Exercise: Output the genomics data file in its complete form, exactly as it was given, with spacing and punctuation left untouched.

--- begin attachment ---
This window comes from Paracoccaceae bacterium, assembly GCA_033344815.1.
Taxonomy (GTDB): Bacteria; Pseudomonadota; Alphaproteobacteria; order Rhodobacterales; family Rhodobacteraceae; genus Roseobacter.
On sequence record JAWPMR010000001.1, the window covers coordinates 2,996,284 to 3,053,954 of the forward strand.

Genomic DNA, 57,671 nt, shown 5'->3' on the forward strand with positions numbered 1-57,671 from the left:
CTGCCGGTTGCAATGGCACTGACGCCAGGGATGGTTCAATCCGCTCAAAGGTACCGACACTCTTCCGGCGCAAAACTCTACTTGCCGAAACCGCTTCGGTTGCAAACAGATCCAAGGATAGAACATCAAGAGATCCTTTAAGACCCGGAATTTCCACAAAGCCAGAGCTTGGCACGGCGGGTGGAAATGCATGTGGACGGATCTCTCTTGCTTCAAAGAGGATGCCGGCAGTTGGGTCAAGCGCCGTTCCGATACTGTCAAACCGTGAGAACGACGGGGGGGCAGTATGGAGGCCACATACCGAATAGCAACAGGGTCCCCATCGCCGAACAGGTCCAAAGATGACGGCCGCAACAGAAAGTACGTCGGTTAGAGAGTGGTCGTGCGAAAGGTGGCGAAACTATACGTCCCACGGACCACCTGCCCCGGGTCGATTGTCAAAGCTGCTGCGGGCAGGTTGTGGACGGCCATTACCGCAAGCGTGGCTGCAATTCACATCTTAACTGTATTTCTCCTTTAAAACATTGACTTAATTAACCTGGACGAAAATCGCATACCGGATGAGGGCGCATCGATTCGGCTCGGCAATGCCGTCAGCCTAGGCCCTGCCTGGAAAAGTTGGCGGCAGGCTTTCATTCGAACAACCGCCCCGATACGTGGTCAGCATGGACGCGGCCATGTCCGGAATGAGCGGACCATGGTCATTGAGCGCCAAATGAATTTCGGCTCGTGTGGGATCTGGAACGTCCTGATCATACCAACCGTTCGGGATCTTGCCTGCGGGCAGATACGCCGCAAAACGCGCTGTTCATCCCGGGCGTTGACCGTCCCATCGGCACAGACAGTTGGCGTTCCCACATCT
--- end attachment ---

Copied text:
This window comes from Paracoccaceae bacterium, assembly GCA_033344815.1.
Taxonomy (GTDB): Bacteria; Pseudomonadota; Alphaproteobacteria; order Rhodobacterales; family Rhodobacteraceae; genus Roseobacter.
On sequence record JAWPMR010000001.1, the window covers coordinates 2,996,284 to 3,053,954 of the forward strand.

Genomic DNA, 57,671 nt, shown 5'->3' on the forward strand with positions numbered 1-57,671 from the left:
CTGCCGGTTGCAATGGCACTGACGCCAGGGATGGTTCAATCCGCTCAAAGGTACCGACACTCTTCCGGCGCAAAACTCTACTTGCCGAAACCGCTTCGGTTGCAAACAGATCCAAGGATAGAACATCAAGAGATCCTTTAAGACCCGGAATTTCCACAAAGCCAGAGCTTGGCACGGCGGGTGGAAATGCATGTGGACGGATCTCTCTTGCTTCAAAGAGGATGCCGGCAGTTGGGTCAAGCGCCGTTCCGATACTGTCAAACCGTGAGAACGACGGGGGGGCAGTATGGAGGCCACATACCGAATAGCAACAGGGTCCCCATCGCCGAACAGGTCCAAAGATGACGGCCGCAACAGAAAGTACGTCGGTTAGAGAGTGGTCGTGCGAAAGGTGGCGAAACTATACGTCCCACGGACCACCTGCCCCGGGTCGATTGTCAAAGCTGCTGCGGGCAGGTTGTGGACGGCCATTACCGCAAGCGTGGCTGCAATTCACATCTTAACTGTATTTCTCCTTTAAAACATTGACTTAATTAACCTGGACGAAAATCGCATACCGGATGAGGGCGCATCGATTCGGCTCGGCAATGCCGTCAGCCTAGGCCCTGCCTGGAAAAGTTGGCGGCAGGCTTTCATTCGAACAACCGCCCCGATACGTGGTCAGCATGGACGCGGCCATGTCCGGAATGAGCGGACCATGGTCATTGAGCGCCAAATGAATTTCGGCTCGTGTGGGATCTGGAACGTCCTGATCATACCAACCGTTCGGGATCTTGCCTGCGGGCAGATACGCCGCAAAACGCGCTGTTCATCCCGGGCGTTGACCGTCCCATCGGCACAGACAGTTGGCGTTCCCACATCT